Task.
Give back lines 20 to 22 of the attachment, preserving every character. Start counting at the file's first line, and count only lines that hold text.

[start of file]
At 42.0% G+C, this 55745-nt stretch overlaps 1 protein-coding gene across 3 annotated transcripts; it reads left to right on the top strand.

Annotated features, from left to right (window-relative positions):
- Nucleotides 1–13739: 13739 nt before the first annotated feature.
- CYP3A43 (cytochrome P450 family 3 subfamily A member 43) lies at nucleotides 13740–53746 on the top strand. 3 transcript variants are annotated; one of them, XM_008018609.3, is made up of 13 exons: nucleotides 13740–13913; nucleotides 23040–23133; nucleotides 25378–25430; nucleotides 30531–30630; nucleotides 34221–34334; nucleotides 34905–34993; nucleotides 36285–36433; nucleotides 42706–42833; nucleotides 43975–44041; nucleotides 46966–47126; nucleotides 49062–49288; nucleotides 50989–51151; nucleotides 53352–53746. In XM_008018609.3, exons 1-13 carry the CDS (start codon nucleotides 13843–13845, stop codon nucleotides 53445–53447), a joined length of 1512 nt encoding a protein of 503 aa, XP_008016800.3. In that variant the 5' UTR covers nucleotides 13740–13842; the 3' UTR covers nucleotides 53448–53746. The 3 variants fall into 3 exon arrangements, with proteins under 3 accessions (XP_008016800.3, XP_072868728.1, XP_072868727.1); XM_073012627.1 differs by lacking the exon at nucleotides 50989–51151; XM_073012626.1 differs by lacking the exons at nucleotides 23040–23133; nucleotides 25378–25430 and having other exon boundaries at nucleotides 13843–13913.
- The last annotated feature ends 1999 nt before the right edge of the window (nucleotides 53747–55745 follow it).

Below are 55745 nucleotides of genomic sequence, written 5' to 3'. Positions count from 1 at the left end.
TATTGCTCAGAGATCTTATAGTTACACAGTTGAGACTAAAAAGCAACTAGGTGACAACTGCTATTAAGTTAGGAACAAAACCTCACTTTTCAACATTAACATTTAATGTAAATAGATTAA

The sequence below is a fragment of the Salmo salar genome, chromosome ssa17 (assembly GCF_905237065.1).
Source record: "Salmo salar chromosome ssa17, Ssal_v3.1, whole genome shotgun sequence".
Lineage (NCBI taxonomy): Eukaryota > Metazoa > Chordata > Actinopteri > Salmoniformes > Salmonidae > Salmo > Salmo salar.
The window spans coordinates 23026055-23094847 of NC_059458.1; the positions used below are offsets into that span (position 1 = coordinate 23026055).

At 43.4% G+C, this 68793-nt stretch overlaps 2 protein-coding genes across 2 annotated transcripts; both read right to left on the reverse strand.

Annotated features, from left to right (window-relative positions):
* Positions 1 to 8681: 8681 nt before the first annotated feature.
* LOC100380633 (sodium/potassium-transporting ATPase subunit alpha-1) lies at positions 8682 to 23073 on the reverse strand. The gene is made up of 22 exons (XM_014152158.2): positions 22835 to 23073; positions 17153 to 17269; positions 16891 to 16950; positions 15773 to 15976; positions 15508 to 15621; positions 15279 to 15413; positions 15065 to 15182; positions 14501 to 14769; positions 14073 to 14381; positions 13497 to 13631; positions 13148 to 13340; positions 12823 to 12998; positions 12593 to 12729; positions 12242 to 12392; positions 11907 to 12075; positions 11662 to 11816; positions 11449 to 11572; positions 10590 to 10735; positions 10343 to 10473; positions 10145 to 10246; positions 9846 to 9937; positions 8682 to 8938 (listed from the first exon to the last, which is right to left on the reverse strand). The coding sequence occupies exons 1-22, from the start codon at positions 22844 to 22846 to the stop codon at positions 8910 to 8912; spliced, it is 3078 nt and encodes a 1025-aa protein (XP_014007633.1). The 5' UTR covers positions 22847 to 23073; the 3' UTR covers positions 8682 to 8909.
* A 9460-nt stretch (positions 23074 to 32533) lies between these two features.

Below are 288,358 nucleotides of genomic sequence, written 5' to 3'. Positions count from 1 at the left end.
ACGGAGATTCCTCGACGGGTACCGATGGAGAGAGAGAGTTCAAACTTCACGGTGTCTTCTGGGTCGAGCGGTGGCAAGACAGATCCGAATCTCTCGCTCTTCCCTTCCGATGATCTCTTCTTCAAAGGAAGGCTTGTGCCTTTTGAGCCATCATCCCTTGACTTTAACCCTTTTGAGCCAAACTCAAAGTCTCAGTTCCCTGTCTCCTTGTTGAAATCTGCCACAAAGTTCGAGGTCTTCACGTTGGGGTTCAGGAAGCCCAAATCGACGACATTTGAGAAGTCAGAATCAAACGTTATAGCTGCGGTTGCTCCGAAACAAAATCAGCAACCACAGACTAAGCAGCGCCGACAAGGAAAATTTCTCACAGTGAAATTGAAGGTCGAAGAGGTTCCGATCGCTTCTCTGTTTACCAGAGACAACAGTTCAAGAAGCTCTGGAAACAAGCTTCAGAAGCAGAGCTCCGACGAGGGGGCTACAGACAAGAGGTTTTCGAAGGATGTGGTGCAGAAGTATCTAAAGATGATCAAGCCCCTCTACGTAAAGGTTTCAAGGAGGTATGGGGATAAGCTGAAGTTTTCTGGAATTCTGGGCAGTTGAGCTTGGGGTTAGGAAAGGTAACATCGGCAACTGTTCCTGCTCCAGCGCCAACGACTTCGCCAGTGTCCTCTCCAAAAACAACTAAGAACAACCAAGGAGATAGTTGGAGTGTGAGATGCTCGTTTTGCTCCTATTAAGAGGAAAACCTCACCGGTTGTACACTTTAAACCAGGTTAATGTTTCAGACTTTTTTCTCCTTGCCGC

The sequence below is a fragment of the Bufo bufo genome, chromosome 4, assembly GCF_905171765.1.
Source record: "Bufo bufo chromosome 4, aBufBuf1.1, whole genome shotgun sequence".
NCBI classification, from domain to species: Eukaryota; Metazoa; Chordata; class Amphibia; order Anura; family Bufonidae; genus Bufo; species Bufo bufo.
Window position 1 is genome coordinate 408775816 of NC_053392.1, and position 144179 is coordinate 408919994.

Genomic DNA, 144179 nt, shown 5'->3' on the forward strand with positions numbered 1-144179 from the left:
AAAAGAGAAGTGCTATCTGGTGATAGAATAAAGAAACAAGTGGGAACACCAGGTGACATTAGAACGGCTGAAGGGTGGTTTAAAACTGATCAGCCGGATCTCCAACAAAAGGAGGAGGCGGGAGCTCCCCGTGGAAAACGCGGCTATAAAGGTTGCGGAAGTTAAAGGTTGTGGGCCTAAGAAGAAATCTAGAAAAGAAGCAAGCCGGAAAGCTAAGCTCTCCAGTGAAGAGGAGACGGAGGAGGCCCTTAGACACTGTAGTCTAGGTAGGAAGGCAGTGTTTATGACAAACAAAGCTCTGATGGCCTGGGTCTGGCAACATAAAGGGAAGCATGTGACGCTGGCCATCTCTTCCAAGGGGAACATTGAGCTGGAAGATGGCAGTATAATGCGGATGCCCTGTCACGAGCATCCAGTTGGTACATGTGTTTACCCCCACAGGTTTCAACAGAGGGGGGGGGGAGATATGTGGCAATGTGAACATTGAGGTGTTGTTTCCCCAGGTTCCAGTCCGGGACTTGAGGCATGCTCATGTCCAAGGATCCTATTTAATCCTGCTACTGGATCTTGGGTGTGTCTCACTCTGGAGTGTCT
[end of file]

Source record: "Bufo bufo chromosome 4, aBufBuf1.1, whole genome shotgun sequence".
NCBI classification, from domain to species: Eukaryota; Metazoa; Chordata; class Amphibia; order Anura; family Bufonidae; genus Bufo; species Bufo bufo.
Window position 1 is genome coordinate 408775816 of NC_053392.1, and position 144179 is coordinate 408919994.